Chickens? Yes. Pythons? No.
Where do you draw the line on animals in residential areas? I don’t just mean dogs and cats, but any animal kept in a home, particularly wild ones. We’ve published some entries here at Show-Me Daily arguing against individuals being allowed to keep dangerous animals as domestic pets. But what about animals like chickens, which violate the zoning codes of many cities? Today’s Kansas City Star has a story about the burgeoning chicken movement. Is there a difference here?
Of course there is, and it is an easy one to identify, define, and enforce. Animals that are threats to the lives of people should not be allowed to be kept as pets. This includes any non-domesticated mammal or reptile. If it can kill a child, it should be outlawed. “But, David, dogs kill people,” you might say. Yes, that happens, but there is a definition of domestication that dogs fit into — attacks are outliers.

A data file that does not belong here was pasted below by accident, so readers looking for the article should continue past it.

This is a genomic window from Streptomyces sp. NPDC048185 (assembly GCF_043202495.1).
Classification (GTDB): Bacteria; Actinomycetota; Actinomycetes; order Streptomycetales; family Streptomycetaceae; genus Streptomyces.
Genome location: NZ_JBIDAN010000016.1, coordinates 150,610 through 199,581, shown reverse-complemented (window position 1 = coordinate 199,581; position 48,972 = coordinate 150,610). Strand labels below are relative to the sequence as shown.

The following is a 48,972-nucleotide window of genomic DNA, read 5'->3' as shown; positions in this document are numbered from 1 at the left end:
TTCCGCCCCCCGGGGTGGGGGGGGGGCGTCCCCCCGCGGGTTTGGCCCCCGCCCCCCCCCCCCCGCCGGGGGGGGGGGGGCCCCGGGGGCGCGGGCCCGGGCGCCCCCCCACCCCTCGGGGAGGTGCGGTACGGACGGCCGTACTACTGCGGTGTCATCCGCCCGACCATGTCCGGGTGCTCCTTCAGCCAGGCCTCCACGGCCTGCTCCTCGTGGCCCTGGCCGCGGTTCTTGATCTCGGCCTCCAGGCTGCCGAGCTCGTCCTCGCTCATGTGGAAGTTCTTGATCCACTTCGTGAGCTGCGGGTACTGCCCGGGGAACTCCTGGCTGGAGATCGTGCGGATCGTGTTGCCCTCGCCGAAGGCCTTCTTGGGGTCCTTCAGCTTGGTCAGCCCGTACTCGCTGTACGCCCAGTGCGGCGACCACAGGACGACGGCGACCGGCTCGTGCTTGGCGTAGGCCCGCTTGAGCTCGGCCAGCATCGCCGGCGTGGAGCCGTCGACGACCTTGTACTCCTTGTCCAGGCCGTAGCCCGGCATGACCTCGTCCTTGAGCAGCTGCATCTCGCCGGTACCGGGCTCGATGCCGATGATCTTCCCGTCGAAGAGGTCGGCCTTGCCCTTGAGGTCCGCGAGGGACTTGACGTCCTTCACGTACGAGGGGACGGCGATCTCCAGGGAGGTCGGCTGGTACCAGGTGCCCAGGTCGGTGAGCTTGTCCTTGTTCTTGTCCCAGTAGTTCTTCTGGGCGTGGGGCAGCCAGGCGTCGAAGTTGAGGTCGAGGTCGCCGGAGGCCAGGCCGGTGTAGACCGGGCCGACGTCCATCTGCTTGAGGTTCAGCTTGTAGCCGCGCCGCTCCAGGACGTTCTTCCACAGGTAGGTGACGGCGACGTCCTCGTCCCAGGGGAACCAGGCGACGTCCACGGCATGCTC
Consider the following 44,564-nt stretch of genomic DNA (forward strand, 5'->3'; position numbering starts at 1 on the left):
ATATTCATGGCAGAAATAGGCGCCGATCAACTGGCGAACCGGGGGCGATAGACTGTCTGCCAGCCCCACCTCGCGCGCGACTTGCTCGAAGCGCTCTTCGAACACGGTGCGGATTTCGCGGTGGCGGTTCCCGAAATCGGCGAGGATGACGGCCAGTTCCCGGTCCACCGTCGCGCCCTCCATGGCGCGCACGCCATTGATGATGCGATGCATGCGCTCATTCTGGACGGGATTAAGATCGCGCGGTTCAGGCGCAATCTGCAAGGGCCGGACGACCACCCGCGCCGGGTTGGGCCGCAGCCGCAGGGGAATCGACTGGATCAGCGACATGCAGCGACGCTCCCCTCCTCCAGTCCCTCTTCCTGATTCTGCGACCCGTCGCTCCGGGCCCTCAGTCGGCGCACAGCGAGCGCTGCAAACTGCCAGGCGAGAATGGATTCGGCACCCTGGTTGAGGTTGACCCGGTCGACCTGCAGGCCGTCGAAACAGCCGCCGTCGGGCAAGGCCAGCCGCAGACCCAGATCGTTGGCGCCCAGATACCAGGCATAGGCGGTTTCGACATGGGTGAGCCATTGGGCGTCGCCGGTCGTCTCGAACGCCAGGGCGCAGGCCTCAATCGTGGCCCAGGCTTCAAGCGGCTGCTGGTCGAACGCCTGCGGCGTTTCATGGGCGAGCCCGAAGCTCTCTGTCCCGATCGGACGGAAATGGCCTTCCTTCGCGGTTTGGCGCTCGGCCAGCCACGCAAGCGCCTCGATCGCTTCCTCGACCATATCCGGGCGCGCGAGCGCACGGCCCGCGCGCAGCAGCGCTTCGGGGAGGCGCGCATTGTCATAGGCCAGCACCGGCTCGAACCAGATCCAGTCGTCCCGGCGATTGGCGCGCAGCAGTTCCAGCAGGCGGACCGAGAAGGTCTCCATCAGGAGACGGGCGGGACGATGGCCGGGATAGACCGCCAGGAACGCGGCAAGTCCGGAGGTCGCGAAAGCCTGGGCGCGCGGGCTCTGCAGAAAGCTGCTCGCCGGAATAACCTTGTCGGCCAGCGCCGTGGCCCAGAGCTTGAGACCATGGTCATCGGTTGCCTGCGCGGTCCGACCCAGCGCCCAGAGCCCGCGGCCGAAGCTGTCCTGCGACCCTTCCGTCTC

In short, more animals should be outlawed than allowed as pets. In rural areas, the rules can obviously be lighter than in urban areas (especially when talking about numbers), but I still don’t think anyone should be allowed to own wild animals that are any threat to people at all. So, no tigers, bears, poisonous snakes, pythons, komodo dragons, wolves, etc. You have the right to live your life, but not to attempt to control the life of a wild animal while endangering the lives of your neighbors.
Chickens are small, domesticated animals that pose no ordinary threat to human beings, either by attack or disease — although I guess you never can be sure when it comes to the latter. People should be allowed to keep chickens as pets, though it would be understandable to limit their numbers in a residential area.